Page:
Holy Trinity School Undergoes ‘Environmental Revolution’

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Holy Trinity School in Richmond Hill, Ontario has taken great strides to become an environmentally-friendly school, at the grassroots. Their commitment to improving the health of their school community and the environment is being reflected in their school culture, operations and curriculum. In one initiative alone, Holy Trinity has lowered its exposure to toxins and reduced its waste by replacing many of its toxic, disposable markers with non-toxic, refillable markers. As a result, Holy Trinity will be sending 500 pounds less of toxic waste to their local landfill this year.

The environmental sustainability coordinator calls it “the awakening of green consciousness”; the school administration calls it part of their 5-year strategic plan. The changes put in place last year by Holy Trinity School to become an environmentally-friendly facility were diverse, creative and rapid, earning the Anglican day school a Gold Certification from Ontario EcoSchools. Since the beginning of the new school year, Holy Trinity has continued its undertaking and has replaced many of its toxic, disposable whiteboard markers with non-toxic, refillable, recyclable ones – a step that will reduce classroom toxicity and save on approximately 500 pounds of toxic waste.

“Last year was an environmental revolution,” explained Jacqueline Butler, the environmental coordinator for Holy Trinity School “and this year we are stepping it up a notch.” Their first initiative once they got back to school was to get rid of disposable markers in several departments in favour of AusPen eco-friendly markers, a 100% recycled aluminum marker which is refillable with a non-toxic ink made of an organic vegetable dye. “The smell of the regular markers was making one of our teachers ill, so another teacher found AusPens,” said Butler. After a year of piloting the eco-friendly product, “The teachers raved. We polled the teachers to see who else would want to use these markers, and the response was overwhelming. Now our entire middle school and our senior science, music, modern languages and drama departments have switched,” says Butler.

Following her return to work after maternity leave, Butler found herself more keenly aware of the future. “There is a big opportunity to introduce environmental education and make a difference when 700+ students are listening!” explained Butler. “Our focus was on the ‘little’ things, the daily things that we could change.” An Eco-Team was formed, comprising 15 faculty members and a large number of students from kindergarten to grade 12. Their vision was to infuse an environmental awareness in the school culture, operations and curriculum.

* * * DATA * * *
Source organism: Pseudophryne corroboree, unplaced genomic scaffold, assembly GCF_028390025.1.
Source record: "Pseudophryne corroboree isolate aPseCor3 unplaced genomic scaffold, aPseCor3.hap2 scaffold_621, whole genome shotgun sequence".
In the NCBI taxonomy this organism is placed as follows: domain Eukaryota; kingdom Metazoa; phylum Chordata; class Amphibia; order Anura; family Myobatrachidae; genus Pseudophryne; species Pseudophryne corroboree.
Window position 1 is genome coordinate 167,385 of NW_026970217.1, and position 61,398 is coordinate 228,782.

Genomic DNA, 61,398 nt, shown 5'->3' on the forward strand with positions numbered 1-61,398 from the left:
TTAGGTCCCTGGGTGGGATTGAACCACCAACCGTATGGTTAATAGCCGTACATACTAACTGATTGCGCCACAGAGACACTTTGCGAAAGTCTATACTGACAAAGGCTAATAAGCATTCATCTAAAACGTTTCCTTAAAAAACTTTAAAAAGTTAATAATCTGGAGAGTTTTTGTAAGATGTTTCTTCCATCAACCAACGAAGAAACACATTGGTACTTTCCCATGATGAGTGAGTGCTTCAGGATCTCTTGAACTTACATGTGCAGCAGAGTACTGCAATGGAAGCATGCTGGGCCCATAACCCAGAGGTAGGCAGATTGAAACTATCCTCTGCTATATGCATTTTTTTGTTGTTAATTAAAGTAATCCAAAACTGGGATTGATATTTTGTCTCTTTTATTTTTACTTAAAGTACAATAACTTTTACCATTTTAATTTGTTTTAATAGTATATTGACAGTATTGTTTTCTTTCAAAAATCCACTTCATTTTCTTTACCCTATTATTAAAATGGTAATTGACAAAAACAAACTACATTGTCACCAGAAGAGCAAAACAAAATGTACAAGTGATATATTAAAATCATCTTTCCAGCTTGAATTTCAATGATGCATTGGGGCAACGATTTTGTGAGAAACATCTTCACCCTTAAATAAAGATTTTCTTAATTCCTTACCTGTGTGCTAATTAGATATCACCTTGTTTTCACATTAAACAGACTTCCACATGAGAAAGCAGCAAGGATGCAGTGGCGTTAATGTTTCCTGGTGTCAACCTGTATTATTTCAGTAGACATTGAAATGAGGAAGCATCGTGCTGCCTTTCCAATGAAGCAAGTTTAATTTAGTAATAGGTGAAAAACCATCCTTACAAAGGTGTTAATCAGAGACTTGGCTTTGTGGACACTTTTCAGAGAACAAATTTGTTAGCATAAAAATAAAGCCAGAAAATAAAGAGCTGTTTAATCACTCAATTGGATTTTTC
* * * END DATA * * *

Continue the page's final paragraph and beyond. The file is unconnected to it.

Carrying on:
The environmental activities at Holy Trinity School focus primarily on reducing waste, conserving energy and greening the school grounds. Items that were wasteful (water bottles), couldn’t be recycled at school (tetra juice boxes), couldn’t be disposed of responsibly (plastic whiteboard markers), or had recyclable versions (toners and cartridges) were banned or replaced with greener alternatives. Single use items, such as paper coffee cups and milk cartons, were replaced with permanent items like mugs and a milk machine. They got rid of the gloss on their school magazine to make it recyclable, and they earned a carbon-neutral designation for the magazine. Plastic bags were limited to certain areas, reducing their disposal of plastic bags by about 20 per day. A new series of ‘House Gardens’ was constructed to provide food and ornamentals, and give the school the opportunity to donate food to local groups.

As for energy conservation, Holy Trinity replaced its gym lighting with energy efficient bulbs and is installing new energy efficient lighting with sensors throughout the rest of the building in phases this year. A stuffed pig, the Energy Hog, is presented to a class that has forgotten to turn off its lights or monitors, and the class has to be on the lookout for who to pass their unwelcomed award onto. Guest speakers such as Franke James, award-winning author of the book, ‘Bothered by my Green Conscience’, motivate the students and lead them through practical workshops, and an award system recognizes students for their outstanding stewardship.

When asked what advice they might give to other schools looking to go green, Butler says that the key is to continue to make progress. “The awakening of green conscience is a journey,” says Butler, “If we looked at other schools who are ahead of us, it would be overwhelming. It doesn’t matter where we are compared to others. If we just keep advancing, we will meet our purpose.”

For more information on Holy Trinity School, go to: http://www.hts.on.ca/


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Maureen O'Neill

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